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In cotton, fruit shedding is a big problem. Any suggestion to improve it.
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In my opinion, the elevated temperature is causing sever shedding in cotton growing areas of pakistan. Follow better crop production and protection practices so that the crop may compensate later on......
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I would love to get your input and ideas! Literature about profiles in cisterns or other man made reservoirs (sedimentology) & literature about dung pellets containing mainly pollen is appreciated.
The facts:
- high pollen concentration, moderate preservation, abundant large pollen, high diversity
- high amount of pollen of entomophilous plants like Malvaceae, Scabiosa, Carduus
- many anthers, but also probably dung pellets (compact mass of diverse, partly corroded pollen)
- fungal remains rare, spores missing, nearly no wetland elements
First conclusion: representation of mainly local plants-herbaceous vegetation with the exception of olives, carob trees and very few pines, runoff water transported pollen, rather low contribution of wind pollinated plants (exception: grasses)
Why so many dung pellets? Interestingly fungi growing on dung are until now missing.
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Hi Frank,
I know nothing about the site but I have reason to suspect you are dealing with herbivorous rodents. Some rats have middens like woodrats. Finding dung spores from these would be unlikely since these pellets would have been deposited in a dry and concealed environments. I hope this helps
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Some plants produce echinate pollen, i.e. pollen grains with spines. Spiny pollen grains are known from many species of the Malvaceae, some species of the Convolvulaceae, Cucurbitaceae and Asteraceae. Due to our experimental tests, bumblebees are unable to collect spiny pollen grains, because they cannot compact them in their pollen baskets; we thus hypothesese that spines serve as a kind of mechanical defence against collection by corbiculate bees. My questions aims at other possible functions of spines in pollen grains and observations if honeybees, bumblebees and stingless bees have problems to collect spiny pollen grains.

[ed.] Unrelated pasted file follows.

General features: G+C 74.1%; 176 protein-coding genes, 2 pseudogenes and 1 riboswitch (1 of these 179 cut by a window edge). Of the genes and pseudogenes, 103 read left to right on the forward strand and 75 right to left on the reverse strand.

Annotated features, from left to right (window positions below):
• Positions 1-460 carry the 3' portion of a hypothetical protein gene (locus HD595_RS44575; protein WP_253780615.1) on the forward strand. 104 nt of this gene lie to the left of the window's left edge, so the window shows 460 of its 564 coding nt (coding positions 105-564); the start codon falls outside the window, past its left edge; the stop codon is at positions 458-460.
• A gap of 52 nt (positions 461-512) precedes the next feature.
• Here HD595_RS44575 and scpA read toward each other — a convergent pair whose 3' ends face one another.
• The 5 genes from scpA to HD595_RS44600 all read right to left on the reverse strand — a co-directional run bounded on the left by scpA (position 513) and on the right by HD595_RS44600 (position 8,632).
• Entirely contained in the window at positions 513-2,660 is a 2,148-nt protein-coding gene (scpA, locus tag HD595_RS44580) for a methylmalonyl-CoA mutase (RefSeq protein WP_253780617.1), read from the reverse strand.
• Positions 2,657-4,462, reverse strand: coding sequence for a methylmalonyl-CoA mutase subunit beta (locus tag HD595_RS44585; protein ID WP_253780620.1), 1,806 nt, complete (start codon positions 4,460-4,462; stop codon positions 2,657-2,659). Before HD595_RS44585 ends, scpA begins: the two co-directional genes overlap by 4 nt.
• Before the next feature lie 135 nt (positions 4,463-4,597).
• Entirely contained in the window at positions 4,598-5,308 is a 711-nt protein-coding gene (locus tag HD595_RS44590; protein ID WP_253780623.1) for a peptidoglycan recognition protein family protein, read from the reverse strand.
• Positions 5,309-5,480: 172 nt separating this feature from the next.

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Very good ideas and answers about the spiny pollen question! Thank you very much. However, I know already a little more than I told you.
1. Spiny pollen grains adhere very well to the bristles of the bees' body; following a few visits to Althea flowers bees are completely covered with pollen grains. Another effect may be due to the colour and size of the pollen grains, which are visible very good.
2. Bumblebees and honeybees fail to store the pollen into the corbiculae. One idea was that the spines produce a kind of lotus effect preventing the admixing of nectar which honeybees and bumblebees use to store the pollen in the pollen baskets. Another observation is that the pollenkitt obviously does not cover the spines, which means that pollen grains do not adhere together be ymeans of their tied pollenkitt.
3. In a flight cage we have tested bumblebee workers, that previosly collected pollen fronm flowers of a non-target plants, at flowers with spiny pollen: Most of them failed completely to store pollen grains in the pollen baskets. They used thus only two options which were switching to nectar collection or stop visiting the flowers at all. Noteworthy, some bumblebees were able to collect (small amounts of) cucurbit pollen, whereas all failed to collect malvaceous pollen.
4. The oligolectic specialists like Tetralonia nana seem to possess long bristles on the scopa of the hindlegs and collect pollen grains without compacting them like corbiculate bees do.
Our conclusion is that spiny pollen grains train the bees to restrict to nectar collection and help the flowers to save more pollen grains for pollination.
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I am trying to extract RNA from a non-model organism (Malvaceae) for transcriptome sequencing. I have used Nucleospin Plant RNA kit (MN) together with Fruit-mate (TaKaRa), because of probable high contents of polyphenols and polysaccharides.